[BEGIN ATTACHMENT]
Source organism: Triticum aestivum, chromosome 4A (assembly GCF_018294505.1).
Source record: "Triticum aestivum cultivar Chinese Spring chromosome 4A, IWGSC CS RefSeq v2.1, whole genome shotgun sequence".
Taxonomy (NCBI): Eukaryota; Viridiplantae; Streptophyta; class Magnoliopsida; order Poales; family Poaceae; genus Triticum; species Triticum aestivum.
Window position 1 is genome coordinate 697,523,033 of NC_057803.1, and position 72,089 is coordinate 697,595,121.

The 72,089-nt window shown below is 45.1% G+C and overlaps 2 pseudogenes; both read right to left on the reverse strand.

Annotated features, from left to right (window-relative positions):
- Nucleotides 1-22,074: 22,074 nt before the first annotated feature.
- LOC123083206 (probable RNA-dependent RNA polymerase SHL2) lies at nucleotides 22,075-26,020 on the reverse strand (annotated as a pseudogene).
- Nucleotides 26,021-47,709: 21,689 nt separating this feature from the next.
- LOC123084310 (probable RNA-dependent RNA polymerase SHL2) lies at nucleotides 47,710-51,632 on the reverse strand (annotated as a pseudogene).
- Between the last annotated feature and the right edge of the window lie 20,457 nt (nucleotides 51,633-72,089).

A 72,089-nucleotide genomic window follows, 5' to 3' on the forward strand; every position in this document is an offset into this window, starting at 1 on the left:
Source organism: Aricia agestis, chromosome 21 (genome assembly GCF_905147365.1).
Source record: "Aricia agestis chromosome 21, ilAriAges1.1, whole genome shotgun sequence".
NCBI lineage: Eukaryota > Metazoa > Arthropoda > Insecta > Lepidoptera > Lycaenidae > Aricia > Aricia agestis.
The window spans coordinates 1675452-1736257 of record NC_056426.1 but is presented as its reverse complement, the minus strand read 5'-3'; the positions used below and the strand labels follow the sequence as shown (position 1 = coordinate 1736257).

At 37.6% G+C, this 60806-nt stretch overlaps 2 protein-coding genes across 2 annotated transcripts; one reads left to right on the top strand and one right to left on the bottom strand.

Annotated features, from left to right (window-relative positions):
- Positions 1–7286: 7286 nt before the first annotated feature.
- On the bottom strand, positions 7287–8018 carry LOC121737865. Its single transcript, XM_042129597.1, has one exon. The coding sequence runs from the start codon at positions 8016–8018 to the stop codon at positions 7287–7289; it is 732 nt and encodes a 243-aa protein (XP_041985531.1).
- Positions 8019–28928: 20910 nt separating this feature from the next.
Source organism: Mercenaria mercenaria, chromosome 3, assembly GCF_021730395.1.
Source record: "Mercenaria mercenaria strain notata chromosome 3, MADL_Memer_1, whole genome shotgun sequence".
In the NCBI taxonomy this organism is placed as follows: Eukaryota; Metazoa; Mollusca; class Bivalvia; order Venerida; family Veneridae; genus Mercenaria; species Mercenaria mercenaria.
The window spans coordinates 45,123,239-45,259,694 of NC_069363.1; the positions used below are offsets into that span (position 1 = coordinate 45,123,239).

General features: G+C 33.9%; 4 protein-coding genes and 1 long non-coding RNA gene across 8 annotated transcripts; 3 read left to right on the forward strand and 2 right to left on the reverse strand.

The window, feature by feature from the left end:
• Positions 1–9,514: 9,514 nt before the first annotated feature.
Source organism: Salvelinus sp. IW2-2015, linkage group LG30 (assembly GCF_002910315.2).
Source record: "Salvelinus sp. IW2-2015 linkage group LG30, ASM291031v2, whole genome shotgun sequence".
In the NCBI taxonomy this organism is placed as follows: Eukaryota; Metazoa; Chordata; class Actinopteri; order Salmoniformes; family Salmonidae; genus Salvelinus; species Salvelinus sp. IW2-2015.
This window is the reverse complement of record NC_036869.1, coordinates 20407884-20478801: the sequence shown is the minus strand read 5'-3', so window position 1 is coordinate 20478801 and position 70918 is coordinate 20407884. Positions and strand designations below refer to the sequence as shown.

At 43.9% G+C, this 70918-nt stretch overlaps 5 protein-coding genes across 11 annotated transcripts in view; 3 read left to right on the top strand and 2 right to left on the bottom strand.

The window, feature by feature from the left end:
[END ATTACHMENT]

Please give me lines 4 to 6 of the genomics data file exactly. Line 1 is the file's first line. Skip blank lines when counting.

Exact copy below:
Window position 1 is genome coordinate 697,523,033 of NC_057803.1, and position 72,089 is coordinate 697,595,121.

The 72,089-nt window shown below is 45.1% G+C and overlaps 2 pseudogenes; both read right to left on the reverse strand.

Annotated features, from left to right (window-relative positions):